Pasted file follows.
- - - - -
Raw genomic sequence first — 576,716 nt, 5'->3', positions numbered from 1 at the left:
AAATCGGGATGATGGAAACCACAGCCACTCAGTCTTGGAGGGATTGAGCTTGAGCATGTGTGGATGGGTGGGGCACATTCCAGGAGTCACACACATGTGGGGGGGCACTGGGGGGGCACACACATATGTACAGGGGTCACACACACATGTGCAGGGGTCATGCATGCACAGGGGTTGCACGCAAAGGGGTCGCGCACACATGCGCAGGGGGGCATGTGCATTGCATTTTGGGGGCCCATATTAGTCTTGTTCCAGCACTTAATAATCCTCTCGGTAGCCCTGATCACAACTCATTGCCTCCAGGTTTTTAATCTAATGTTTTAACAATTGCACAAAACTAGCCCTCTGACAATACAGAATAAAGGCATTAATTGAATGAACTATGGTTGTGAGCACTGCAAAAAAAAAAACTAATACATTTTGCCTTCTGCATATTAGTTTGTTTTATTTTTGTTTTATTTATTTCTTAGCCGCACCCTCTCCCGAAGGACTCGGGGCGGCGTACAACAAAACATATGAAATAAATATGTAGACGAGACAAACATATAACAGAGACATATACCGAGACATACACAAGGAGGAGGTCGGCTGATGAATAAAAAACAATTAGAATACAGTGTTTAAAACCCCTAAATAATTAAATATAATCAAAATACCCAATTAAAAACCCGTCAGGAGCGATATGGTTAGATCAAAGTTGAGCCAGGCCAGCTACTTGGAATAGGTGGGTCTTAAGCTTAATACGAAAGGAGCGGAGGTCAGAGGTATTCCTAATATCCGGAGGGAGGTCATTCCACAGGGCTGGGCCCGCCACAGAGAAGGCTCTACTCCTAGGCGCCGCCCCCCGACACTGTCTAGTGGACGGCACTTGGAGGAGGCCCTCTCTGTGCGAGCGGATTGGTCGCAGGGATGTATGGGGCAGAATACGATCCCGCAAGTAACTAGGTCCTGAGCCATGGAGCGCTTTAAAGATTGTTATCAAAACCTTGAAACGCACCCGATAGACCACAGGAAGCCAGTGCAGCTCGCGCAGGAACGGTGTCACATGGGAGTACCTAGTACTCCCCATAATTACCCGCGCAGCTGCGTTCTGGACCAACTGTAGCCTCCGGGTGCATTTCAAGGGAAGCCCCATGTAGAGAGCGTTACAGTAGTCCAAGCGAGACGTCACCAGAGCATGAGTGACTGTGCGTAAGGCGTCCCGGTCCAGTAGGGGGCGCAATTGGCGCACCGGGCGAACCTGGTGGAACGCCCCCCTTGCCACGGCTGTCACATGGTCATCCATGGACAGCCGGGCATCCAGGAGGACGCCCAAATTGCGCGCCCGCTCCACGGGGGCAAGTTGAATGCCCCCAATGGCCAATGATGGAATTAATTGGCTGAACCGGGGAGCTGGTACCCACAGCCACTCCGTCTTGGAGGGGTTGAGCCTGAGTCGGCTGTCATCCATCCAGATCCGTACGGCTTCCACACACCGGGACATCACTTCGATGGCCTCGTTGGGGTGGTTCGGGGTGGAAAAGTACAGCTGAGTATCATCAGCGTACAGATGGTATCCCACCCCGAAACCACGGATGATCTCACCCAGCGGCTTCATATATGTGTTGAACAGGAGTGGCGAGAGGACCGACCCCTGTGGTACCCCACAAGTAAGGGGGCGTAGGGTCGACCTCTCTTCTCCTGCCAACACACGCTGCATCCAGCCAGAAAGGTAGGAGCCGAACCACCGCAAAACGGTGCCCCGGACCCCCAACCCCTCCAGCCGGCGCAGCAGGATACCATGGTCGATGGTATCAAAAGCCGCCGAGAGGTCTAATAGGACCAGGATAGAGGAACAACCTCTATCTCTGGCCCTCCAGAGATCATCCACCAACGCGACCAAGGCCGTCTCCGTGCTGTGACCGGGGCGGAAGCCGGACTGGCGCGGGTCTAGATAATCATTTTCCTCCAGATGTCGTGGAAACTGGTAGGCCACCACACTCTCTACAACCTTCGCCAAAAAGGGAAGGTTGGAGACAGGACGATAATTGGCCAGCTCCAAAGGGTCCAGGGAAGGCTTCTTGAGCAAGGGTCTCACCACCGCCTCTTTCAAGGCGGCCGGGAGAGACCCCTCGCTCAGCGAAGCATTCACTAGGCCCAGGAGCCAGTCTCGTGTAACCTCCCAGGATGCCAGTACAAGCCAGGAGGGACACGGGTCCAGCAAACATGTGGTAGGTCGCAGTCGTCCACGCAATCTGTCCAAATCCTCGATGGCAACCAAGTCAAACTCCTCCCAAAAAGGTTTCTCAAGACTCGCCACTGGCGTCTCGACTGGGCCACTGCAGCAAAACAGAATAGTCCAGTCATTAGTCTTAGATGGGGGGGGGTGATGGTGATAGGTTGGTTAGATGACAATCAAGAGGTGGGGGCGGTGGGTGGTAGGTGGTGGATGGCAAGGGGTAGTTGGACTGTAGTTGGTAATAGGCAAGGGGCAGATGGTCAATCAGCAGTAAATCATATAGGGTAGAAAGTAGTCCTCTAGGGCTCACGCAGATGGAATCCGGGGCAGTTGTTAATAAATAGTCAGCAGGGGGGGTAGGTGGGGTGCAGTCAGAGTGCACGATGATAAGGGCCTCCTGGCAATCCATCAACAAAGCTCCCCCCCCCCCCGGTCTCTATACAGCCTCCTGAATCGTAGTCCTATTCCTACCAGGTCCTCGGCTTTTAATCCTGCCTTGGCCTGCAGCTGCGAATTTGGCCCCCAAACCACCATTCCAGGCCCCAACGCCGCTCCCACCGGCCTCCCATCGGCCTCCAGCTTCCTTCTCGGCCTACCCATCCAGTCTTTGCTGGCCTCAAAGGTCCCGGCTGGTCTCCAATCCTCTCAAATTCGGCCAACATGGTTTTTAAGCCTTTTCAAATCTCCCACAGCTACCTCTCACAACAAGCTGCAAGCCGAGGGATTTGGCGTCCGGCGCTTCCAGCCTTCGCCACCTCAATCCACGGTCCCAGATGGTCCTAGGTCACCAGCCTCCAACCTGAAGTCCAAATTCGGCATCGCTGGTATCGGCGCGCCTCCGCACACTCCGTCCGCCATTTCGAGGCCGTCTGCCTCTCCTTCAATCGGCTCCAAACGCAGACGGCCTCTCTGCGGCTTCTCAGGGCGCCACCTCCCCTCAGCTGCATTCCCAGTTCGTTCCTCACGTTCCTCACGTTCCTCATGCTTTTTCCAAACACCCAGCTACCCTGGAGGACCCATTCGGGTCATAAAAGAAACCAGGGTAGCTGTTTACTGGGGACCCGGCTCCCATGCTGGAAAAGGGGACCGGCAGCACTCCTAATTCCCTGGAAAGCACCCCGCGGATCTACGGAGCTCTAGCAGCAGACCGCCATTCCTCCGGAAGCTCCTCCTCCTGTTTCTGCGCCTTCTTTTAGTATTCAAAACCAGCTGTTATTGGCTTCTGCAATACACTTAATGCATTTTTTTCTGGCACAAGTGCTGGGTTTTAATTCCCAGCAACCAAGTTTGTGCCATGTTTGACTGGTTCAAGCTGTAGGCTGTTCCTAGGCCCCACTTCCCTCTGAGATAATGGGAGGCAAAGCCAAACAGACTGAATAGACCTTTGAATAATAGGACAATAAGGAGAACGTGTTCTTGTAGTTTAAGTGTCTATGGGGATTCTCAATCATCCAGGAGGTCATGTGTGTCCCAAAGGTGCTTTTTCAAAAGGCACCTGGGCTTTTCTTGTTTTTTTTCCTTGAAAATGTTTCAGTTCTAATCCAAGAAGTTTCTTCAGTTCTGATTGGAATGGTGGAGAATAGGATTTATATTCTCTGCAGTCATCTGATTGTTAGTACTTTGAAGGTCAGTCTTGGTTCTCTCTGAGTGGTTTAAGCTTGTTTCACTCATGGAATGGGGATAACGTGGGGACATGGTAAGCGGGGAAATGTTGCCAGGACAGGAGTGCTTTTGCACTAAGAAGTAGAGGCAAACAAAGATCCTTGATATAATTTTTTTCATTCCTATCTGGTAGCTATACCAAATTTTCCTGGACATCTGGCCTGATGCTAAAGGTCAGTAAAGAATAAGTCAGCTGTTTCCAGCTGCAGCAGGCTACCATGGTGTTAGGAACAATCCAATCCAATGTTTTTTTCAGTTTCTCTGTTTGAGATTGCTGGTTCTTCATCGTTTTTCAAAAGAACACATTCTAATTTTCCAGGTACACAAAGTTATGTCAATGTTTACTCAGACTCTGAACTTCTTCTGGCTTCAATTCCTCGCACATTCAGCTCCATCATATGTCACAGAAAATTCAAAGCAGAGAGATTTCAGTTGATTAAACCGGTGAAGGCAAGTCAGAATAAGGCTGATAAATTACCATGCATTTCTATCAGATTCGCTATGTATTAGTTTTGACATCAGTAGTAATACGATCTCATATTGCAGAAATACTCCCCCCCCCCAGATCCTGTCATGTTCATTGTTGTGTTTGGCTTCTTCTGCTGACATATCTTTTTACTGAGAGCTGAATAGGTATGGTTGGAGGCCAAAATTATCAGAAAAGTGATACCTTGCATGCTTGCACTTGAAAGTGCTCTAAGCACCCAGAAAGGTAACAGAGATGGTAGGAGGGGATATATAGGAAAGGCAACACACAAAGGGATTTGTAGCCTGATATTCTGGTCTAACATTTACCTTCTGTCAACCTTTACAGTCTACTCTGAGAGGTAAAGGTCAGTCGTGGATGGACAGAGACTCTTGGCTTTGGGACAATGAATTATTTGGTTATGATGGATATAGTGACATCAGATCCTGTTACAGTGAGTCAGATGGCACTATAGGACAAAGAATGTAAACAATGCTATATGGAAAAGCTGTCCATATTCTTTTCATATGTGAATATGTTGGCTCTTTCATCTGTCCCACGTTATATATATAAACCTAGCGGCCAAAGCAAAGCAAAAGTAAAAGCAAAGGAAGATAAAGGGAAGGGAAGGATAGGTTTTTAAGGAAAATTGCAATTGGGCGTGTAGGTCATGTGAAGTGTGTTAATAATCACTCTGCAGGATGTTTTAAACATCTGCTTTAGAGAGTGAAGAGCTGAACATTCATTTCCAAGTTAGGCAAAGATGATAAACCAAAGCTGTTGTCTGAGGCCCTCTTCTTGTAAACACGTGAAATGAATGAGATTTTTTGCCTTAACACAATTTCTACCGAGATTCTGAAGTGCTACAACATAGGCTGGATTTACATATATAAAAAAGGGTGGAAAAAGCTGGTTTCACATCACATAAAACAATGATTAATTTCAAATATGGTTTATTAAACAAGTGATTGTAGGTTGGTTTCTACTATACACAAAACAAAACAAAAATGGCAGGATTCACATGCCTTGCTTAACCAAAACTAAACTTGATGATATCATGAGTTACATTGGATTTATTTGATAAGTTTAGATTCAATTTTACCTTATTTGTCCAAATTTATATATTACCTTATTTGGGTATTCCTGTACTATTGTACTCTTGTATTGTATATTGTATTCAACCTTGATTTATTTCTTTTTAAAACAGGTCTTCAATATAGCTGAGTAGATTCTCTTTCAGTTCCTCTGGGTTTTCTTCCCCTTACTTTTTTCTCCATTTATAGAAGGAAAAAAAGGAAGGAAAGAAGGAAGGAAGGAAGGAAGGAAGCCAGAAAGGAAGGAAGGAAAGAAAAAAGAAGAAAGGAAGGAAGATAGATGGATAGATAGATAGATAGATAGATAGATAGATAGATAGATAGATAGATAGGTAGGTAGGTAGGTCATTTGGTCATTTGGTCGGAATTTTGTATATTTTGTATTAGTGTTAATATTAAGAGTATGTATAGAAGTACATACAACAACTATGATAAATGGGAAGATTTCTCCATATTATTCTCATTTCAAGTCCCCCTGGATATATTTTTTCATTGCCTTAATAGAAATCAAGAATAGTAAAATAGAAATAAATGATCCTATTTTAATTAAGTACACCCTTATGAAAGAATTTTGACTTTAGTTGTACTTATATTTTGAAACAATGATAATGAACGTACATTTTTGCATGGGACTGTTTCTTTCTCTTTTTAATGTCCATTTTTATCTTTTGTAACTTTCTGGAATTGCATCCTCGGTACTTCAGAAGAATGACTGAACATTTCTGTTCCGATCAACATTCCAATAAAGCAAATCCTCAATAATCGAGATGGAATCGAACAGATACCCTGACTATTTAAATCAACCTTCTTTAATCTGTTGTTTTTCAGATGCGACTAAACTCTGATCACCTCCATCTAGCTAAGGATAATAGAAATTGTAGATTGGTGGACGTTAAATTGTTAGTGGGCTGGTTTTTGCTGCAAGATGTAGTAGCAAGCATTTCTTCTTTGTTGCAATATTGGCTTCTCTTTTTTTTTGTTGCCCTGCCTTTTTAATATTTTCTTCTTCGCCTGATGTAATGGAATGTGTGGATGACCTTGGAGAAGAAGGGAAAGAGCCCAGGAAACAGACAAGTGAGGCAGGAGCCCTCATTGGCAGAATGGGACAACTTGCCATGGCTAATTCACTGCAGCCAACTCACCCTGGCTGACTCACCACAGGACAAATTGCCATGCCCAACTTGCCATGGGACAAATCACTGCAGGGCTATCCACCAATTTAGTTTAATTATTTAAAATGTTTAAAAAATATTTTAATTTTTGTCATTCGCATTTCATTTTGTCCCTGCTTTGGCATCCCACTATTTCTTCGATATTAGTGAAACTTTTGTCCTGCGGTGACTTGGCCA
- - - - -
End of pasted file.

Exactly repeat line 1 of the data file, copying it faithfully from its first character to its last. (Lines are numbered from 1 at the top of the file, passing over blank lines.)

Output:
Raw genomic sequence first — 576,716 nt, 5'->3', positions numbered from 1 at the left: